it is unclear to me that this is always true, because for some domains this might well be false as a result of the order in which "rest" is evaluated in exceptional situations, where it may be evaluated in "exceptional order" (longest to shortest, rather than the reverse, when as with the default ordering (shortest matches precede longer matches, or visa versa depending upon whether a non-default choice has been made). However, I'm not sure about this, since Downvalues[] seems to always process its list of expressions for a given function in index order, regardless of in what order they are defined, which would seem to imply that "rest" would always be treated last, but again perhaps when evaluated as a rule in non-standard order. Thus, the final order the rules are evaluate might depend on the domain under consideration. Expressions with the head Symbol seem to always listed last, evidently in reverse order of their definition, as one would expect, when index order is ambiguous.

ie (using multiple definitions of f[x_], only one of which could be acceptable:

ClearAll["Global*"]
f[x_] := x^2


Out= Symbol

f[x_] := x^3


Out= Symbol

f := 3;
f := 2;
DownValues[f]


Out= {HoldPattern[f] :> 2, HoldPattern[f] :> 3, HoldPattern[f[x_]] :> x^3}

ClearAll["Global*"]
f[x_] := x^3


Out= Symbol

f[x_] := x^2


Out= Symbol

f := 3;
f := 2;
DownValues[f]


Out= {HoldPattern[f] :> 2, HoldPattern[f] :> 3, HoldPattern[f[x_]] :> x^2}

Perhaps the unevaluated expressions to generated by a pattern that could in some way be returned with HoldPattern that could be manipulable symbolically to elucidate the execution order, but those more familiar than I with symbolic manipulation might know a way to do this. Presently, I don't.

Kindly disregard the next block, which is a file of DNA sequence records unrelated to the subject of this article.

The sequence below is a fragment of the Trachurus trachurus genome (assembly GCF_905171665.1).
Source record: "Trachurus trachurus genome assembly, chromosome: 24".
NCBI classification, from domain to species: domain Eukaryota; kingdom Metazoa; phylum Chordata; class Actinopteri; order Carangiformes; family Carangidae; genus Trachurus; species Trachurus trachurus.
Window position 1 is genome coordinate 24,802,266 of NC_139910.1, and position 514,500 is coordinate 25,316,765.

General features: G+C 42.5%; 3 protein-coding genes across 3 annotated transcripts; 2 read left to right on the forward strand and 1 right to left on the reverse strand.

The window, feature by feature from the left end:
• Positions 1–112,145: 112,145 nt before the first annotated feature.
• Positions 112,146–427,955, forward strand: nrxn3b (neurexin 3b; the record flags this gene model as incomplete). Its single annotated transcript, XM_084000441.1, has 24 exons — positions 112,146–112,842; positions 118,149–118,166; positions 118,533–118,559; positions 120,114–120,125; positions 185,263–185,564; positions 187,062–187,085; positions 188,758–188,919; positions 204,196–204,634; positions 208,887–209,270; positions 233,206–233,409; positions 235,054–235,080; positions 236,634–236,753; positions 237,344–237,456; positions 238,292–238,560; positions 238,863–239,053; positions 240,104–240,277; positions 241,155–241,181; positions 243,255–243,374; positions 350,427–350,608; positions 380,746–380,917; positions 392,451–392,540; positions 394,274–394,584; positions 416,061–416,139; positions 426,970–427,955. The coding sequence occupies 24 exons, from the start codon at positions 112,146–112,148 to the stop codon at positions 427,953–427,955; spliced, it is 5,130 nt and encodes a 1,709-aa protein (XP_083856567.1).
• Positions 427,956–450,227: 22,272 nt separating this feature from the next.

Presumably, unlike a comparison of elements within a partial order, the mechanism deciding the ultimate order the rules are applied can take only one path (the actual order it executes), without bifurcation rather than potentially multiple paths of comparison within the lattice of possibilities as is the case for a partial order. As you note, this can not be undecidable, since otherwise Mathematica might not for some domains be able to return a result. Hence, the internal ordering mechanism for rule evaluation might be more analogous to a (not fully predictable?) piece-wise function rather than a partial order.

Nonetheless, these considerations don't really establish a satisfactory an answer to your question. Nonetheless, they might prompt further discussion that clarifies your notion of "specificity" in this context. Its seems to me that although shorter potential pattern matches will always be contained in longer ones, whereas the reverse could never be true unless the lengths of the matches are of equal length, the potentially exceptional behavior of "rest" might, nonetheless, create an unpredictable order of execution. Hence, "specificity", at least in this sense, should not be be conflated with the behavior of the ordering mechanism for rule evaluation.

In any event, thank you for helping me learn. A more complete understanding of execution order would be helpful.

• Hi @Stuart, thanks for your answer, but I'm confused by many of the things you say. Could you explain what you mean by the terms "injective" and "surjective" above? What function are you considering, exactly? – Scott Morrison Dec 1 '14 at 22:20
• When you say "it is unclear to me that this is always true", what exactly do you mean might not be true? That _?f and _?g are always considered incomparable? If so, what values of f and g could results in these being comparable? – Scott Morrison Dec 1 '14 at 22:21
• Stuart and @ScottMorrison, perhaps it is better to continue the discussion in chat? Discussion in the form of answers is theoretically ok, but only if a good effort is made to clean everything up afterwards, which does not happen enough in practise. – Jacob Akkerboom Dec 2 '14 at 12:29